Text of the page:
Agreement reached on funding for Baraka School

City commits $108,000 to program in Kenya

July 27, 2000|By Erika Niedowski | Erika Niedowski,SUN STAFF

A school in Kenya for at-risk Baltimore youth will remain open for at least another year under an agreement reached between the city school system and the nonprofit foundation that runs it.

The Baraka School, which had been threatened with closure because of funding problems, will reopen in September under the supervision of a new headmaster, said Robert C. Embry Jr., president of the Abell Foundation, which established the school four years ago.

Embry said the school system has committed $108,000, or nearly $6,400 per pupil, for the coming school year - a substantial increase from the $1,800 the city had been contributing.

The additional money will allow the 17 boys enrolled in the school to complete the second half of the two-year program, an alternative educational and cultural experience for seventh- and eighth-graders who were struggling socially and academically.

More than 90 pupils, all of whom would otherwise attend city schools, have attended Baraka since its opening in 1996; the city has spent more than $160,000 supporting it.

Richard Kroll Jr. will serve as Baraka's new headmaster when classes resume in September. The former middle school teacher in Grosse Pointe, Mich., joins the school at a time of uncertainty.

Continued support needed

Situated on 150 acres about three hours north of Nairobi, Baraka will close next year if the city school system doesn't continue to provide the same level of support toward the $12,000 to $14,000 yearly tuition, Embry said.

"If they weren't [going to provide the funds], we would not continue," he said. "If they were, then we have to see how the camp is operating and what conditions the school system might place on us for that additional money."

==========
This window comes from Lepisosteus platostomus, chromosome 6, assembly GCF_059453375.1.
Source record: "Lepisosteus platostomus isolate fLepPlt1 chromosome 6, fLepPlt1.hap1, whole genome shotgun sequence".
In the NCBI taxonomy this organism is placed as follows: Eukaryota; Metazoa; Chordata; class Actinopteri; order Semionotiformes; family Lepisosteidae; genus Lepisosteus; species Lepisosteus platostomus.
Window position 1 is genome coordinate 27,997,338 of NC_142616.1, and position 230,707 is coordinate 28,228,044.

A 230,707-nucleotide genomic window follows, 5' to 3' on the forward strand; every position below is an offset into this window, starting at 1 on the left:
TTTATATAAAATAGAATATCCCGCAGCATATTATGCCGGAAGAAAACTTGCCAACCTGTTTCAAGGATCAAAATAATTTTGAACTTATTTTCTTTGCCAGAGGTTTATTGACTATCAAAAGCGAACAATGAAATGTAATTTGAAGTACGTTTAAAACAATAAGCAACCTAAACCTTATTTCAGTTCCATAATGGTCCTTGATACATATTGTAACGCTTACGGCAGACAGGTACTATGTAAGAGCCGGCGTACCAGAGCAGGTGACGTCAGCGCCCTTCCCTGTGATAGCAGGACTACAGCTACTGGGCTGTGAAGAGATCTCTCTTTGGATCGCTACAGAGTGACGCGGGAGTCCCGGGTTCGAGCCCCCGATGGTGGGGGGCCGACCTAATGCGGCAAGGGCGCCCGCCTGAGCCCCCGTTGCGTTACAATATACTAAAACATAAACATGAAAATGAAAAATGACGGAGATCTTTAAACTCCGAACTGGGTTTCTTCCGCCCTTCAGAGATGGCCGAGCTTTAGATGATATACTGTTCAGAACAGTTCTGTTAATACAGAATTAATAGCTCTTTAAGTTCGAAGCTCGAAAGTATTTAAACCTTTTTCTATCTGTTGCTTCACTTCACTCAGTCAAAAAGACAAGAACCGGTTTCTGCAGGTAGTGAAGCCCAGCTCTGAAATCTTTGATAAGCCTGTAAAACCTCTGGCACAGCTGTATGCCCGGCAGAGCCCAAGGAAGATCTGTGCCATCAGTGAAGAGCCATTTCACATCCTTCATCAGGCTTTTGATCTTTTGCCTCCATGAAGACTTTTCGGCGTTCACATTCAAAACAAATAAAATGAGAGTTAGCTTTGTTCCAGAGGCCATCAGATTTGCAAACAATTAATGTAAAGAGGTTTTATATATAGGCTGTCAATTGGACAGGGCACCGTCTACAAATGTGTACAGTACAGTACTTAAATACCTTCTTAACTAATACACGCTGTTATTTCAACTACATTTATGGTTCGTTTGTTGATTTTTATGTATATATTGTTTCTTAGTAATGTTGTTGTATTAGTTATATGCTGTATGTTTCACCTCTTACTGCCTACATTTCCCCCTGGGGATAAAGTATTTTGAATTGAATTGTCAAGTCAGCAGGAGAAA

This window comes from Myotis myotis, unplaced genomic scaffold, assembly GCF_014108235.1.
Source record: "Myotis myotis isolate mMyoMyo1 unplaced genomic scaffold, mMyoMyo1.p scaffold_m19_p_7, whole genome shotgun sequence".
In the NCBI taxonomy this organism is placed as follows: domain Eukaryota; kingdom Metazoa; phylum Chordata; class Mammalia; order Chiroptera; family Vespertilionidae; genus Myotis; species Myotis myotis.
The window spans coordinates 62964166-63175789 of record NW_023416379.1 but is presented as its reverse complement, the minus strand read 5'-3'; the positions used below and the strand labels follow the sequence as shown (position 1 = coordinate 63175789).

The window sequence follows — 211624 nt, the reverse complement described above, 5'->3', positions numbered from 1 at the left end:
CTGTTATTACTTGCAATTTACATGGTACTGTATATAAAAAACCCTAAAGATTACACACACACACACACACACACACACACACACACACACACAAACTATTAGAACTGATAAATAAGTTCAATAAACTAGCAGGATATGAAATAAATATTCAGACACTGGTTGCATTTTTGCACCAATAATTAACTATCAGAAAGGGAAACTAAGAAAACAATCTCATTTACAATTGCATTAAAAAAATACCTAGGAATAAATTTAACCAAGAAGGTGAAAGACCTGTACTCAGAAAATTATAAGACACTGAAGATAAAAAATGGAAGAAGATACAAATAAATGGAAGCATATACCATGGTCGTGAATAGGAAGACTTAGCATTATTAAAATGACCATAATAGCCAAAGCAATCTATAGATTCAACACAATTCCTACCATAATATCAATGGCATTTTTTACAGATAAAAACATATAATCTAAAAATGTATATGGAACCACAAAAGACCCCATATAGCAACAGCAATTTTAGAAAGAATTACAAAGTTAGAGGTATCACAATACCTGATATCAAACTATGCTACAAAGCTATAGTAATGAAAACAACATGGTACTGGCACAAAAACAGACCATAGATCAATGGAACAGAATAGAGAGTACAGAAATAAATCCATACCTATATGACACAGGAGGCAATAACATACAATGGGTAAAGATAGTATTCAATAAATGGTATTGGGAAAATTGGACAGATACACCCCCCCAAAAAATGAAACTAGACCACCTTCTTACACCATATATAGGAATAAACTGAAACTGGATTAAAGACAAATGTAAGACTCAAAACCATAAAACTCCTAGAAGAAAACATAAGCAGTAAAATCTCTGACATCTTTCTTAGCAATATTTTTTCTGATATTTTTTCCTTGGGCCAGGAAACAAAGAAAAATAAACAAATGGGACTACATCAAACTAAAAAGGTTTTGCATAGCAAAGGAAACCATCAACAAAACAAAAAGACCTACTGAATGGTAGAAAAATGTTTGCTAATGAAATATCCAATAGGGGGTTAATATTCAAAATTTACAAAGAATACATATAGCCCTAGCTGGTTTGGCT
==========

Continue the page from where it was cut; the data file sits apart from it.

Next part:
Kate Walsh, formerly Baraka's executive director and a member of the school's board of trustees, said: "This is our year to see if it can work."

In addition to concerns about funding, the program suffered setbacks in the fall because of racial tension, a staff shakeup and pupil misbehavior. Nearly half the pupils were sent home early.

But parents of pupils enrolled there protested when the Abell Foundation decided earlier this year to close it. Last month, the city school board agreed to provide money to keep Baraka open for another year, though there was debate over how much.

Board member C. William Struever wanted to contribute as much as $6,000 per pupil, but board President J. Tyson Tildon said that amount was too high.

Though it is privately run, Baraka - the Swahili word for "blessing" - has always received public funds. The school board will have to decide on continued funding by January, when recruiting for the new school year would begin.

Board members have been invited to visit the school in the fall to see what the program offers.

"The school board has to decide quickly," said Walsh. "It's a matter of whether they want to make this investment."

Kroll, who could not be reached yesterday, visited the school in January. He had been seeking the top job for several years.

Parent's approval

One parent of a pupil enrolled at Baraka spoke favorably of Kroll after she talked to him recently, Embry said.

"She was very impressed and very moved by his attitude toward the kids," he said. "I think that Baraka is a tremendous good for these young men, really in many instances saves their lives, and there isn't any comparable alternative for them in the United States."

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